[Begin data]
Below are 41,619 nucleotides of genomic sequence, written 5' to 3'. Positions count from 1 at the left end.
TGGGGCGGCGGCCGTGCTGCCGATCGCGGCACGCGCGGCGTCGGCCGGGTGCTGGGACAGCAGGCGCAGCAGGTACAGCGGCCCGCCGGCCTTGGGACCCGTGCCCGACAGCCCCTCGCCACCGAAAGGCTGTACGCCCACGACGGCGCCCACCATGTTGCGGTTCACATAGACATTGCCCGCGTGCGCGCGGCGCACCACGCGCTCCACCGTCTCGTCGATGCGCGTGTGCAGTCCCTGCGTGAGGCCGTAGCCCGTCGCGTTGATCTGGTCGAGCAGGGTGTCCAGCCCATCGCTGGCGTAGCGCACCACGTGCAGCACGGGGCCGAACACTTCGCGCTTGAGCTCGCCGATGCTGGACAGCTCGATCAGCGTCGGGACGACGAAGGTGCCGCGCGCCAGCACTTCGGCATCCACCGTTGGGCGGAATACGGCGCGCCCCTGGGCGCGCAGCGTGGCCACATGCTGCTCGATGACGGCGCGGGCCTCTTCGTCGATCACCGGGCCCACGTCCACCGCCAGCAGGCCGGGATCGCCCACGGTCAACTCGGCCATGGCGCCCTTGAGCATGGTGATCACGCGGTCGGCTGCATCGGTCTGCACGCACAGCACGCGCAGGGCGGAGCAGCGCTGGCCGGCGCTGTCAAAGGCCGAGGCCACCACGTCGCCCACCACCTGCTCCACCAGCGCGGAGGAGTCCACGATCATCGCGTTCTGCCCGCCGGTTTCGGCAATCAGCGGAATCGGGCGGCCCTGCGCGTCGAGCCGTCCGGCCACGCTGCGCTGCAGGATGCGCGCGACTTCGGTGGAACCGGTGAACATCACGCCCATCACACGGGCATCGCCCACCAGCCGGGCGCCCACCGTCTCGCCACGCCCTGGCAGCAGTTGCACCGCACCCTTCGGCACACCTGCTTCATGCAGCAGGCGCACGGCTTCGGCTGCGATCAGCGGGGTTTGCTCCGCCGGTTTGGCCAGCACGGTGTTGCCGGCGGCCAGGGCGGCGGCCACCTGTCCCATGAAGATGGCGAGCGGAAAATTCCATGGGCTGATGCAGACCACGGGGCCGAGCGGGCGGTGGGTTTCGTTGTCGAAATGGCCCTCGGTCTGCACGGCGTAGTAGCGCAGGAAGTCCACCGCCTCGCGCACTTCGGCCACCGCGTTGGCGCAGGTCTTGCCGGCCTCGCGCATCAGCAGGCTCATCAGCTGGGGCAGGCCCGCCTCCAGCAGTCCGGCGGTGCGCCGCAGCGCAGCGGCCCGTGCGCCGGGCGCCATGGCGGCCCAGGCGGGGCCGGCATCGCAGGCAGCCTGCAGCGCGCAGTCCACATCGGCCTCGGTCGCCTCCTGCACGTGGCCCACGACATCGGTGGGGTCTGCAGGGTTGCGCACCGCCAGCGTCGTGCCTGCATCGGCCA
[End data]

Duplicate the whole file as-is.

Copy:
Below are 41,619 nucleotides of genomic sequence, written 5' to 3'. Positions count from 1 at the left end.
TGGGGCGGCGGCCGTGCTGCCGATCGCGGCACGCGCGGCGTCGGCCGGGTGCTGGGACAGCAGGCGCAGCAGGTACAGCGGCCCGCCGGCCTTGGGACCCGTGCCCGACAGCCCCTCGCCACCGAAAGGCTGTACGCCCACGACGGCGCCCACCATGTTGCGGTTCACATAGACATTGCCCGCGTGCGCGCGGCGCACCACGCGCTCCACCGTCTCGTCGATGCGCGTGTGCAGTCCCTGCGTGAGGCCGTAGCCCGTCGCGTTGATCTGGTCGAGCAGGGTGTCCAGCCCATCGCTGGCGTAGCGCACCACGTGCAGCACGGGGCCGAACACTTCGCGCTTGAGCTCGCCGATGCTGGACAGCTCGATCAGCGTCGGGACGACGAAGGTGCCGCGCGCCAGCACTTCGGCATCCACCGTTGGGCGGAATACGGCGCGCCCCTGGGCGCGCAGCGTGGCCACATGCTGCTCGATGACGGCGCGGGCCTCTTCGTCGATCACCGGGCCCACGTCCACCGCCAGCAGGCCGGGATCGCCCACGGTCAACTCGGCCATGGCGCCCTTGAGCATGGTGATCACGCGGTCGGCTGCATCGGTCTGCACGCACAGCACGCGCAGGGCGGAGCAGCGCTGGCCGGCGCTGTCAAAGGCCGAGGCCACCACGTCGCCCACCACCTGCTCCACCAGCGCGGAGGAGTCCACGATCATCGCGTTCTGCCCGCCGGTTTCGGCAATCAGCGGAATCGGGCGGCCCTGCGCGTCGAGCCGTCCGGCCACGCTGCGCTGCAGGATGCGCGCGACTTCGGTGGAACCGGTGAACATCACGCCCATCACACGGGCATCGCCCACCAGCCGGGCGCCCACCGTCTCGCCACGCCCTGGCAGCAGTTGCACCGCACCCTTCGGCACACCTGCTTCATGCAGCAGGCGCACGGCTTCGGCTGCGATCAGCGGGGTTTGCTCCGCCGGTTTGGCCAGCACGGTGTTGCCGGCGGCCAGGGCGGCGGCCACCTGTCCCATGAAGATGGCGAGCGGAAAATTCCATGGGCTGATGCAGACCACGGGGCCGAGCGGGCGGTGGGTTTCGTTGTCGAAATGGCCCTCGGTCTGCACGGCGTAGTAGCGCAGGAAGTCCACCGCCTCGCGCACTTCGGCCACCGCGTTGGCGCAGGTCTTGCCGGCCTCGCGCATCAGCAGGCTCATCAGCTGGGGCAGGCCCGCCTCCAGCAGTCCGGCGGTGCGCCGCAGCGCAGCGGCCCGTGCGCCGGGCGCCATGGCGGCCCAGGCGGGGCCGGCATCGCAGGCAGCCTGCAGCGCGCAGTCCACATCGGCCTCGGTCGCCTCCTGCACGTGGCCCACGACATCGGTGGGGTCTGCAGGGTTGCGCACCGCCAGCGTCGTGCCTGCATCGGCCA